Today I invite you to “go purple” with me and come along on a trip back in time to the old grape arbor, to the creek bank to gather fox grapes, and to that work of making grape juice and jelly for winter use. Purple has always been the color for royalty, and as we looked at our cans of purple grape juice and the small glasses of jelly, we could anticipate a feast fit for royalty supplemented and abetted by these two tasty preserved items.
My Grandpa “Bud” Collins had a grape arbor. He grew Concord grapes. The vines were staked “to a fare-you-well,” which in mountain vernacular meant the lush vines were well-trained along a sturdy grape arbor. It was a happy day for me—like play, not work—when I was allowed to accompany my Aunts Ethel and Avery to the grape arbor to gather the harvest. I can remember still looking up to see the luscious clusters of ripe grapes hanging like purple gold from the vines with broad leaves that ran along the whole length and breadth of the scaffold.
As a small child, I was allowed my own small bucket and a step stool on which I stood to gather grapes. I was warned in advance, “Be careful; don’t wiggle or you’ll fall off the stool!” My aunts gave me instructions on how to reach to the end of the cluster and gently pull off the whole bunch of grapes. I would soon have my small bucket filled and feel quite an accomplishment at my help with this valuable harvest.
Then came another work-play task I enjoyed. I was shown how to wash the grapes in pans of clear water. We didn’t have running water at that time, so we drew cool buckets from the deep well, using the “well bucket,” rope and windlass. We always washed the grapes twice to insure they were clean, and always “looked” them to remove any insects that might be hiding somewhere on the grapes.
The next step was pulling the grapes from the cluster, making sure no stems remained on them. In the pot, the grapes were covered with water and put on the Home Comfort wood stove to simmer. It was customary to use a wire potato masher to crush the grapes as they boiled so that the juice could be readily released from the hulls. After a proper length of time of cooking, the grapes were set aside to cool some, and then they were strained through clean cheesecloth to save just the royal purple juice. This was placed in one-half gallon Mason fruit jars, sealed with a “rubber ring and can top,” the kind of sealer we had for the jars in those days, and the whole cans were submerged into a hot water bath until processed—just a few minutes, maybe ten, for juice. If the juice was too tart, some sugar was added to the juice in each jar and stirred to dissolve, before processing.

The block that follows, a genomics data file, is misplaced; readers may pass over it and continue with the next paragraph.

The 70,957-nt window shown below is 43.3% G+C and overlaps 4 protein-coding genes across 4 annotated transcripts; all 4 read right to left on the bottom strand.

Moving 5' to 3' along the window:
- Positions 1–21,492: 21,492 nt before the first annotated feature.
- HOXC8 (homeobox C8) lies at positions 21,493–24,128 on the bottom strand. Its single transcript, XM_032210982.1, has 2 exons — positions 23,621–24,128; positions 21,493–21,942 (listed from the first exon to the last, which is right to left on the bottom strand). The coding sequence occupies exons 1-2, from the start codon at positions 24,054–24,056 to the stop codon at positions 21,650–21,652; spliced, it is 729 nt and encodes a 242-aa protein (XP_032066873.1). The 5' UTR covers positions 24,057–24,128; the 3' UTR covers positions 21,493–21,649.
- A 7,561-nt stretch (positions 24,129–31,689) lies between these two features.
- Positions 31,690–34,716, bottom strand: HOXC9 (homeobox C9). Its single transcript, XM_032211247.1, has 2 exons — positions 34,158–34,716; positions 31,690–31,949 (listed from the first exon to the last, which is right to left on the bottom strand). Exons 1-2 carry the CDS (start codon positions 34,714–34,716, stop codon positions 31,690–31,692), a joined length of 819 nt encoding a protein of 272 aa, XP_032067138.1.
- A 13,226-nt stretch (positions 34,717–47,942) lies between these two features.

When the sealed jars cooled, they were taken to the cellar and stored on the shelves there awaiting winter use. What a treat it was to get a half-gallon of grape juice and taste its tangy goodness in the dead of winter. How pretty the jars looked, sitting in their assigned place in the well-ordered cellar. This royal-purple drink took its honored place beside the other many jars of preserved food from summer’s bounty.
Some of the grapes were turned into jelly or jam. When the juice was made, it was matched, cup-for-cup with white sugar and boiled until it “jelled.” Sure-Jell, which has been a marvelous find for jelly-making in the latter half of the twentieth century, was never heard of when I was young and helping with the jelly-making. We simply boiled the sugar-juice combination until a drop of it into water in a cup would indicate to the practiced eye that the jelly was ready to put into sterilized small jars and sealed over with melted wax to await those future treats with jelly and butter on a hot biscuit. Yum, yum. Can’t you just imagine how that tasted on a snowy morning in December or January?
Fox Grape harvest came in the fall. It was harder to gather these grapes, for they were wild and grew on vines that had climbed trees in our forest, especially along branch or creek banks. My younger brother Bluford became an expert fox grape gatherer, for he could “skinny up” a tree, with a bucket strapped about his waist by a belt, ready to pluck those grapes from their tall hiding places. We would take two or three buckets on our treks to find and gather fox grapes. Once home again with our treasure from the forest, the same processes as with Grandpa’s Concord grapes was followed to make juice and jelly from these wild grapes. They had a tartness that distinguished them from the tame Concord grapes, and the color was not quite as royal purple as those from the arbor.
I was age fourteen when my mother passed away. I found myself of necessity having to be “chief cook and bottle washer”—as well as canner and preserver—around the Dyer household. Looking back now, I often wonder how I was able to do adult work and still go to school. It wasn’t easy, but I had been taught well: “Whatever thy hands find to do, do it with thy might” and “Work is honorable; do it to the best of your ability and without complaining.”
Every time I purchase grape juice in today’s modern super market or get a jar of Smucker’s grape jelly or jam from the grocer’s shelf, I think back to those days of yore when I thought nothing of gathering grapes, processing them, and enjoying the products of my labors, that mountain way of “putting up” against the hunger and cold of winter months.
c 2009 by Ethelene Dyer Jones; published Sept. 2, 2009 in The Union Sentinel, Blairsville, GA. Reprinted by permission. All rights reserved.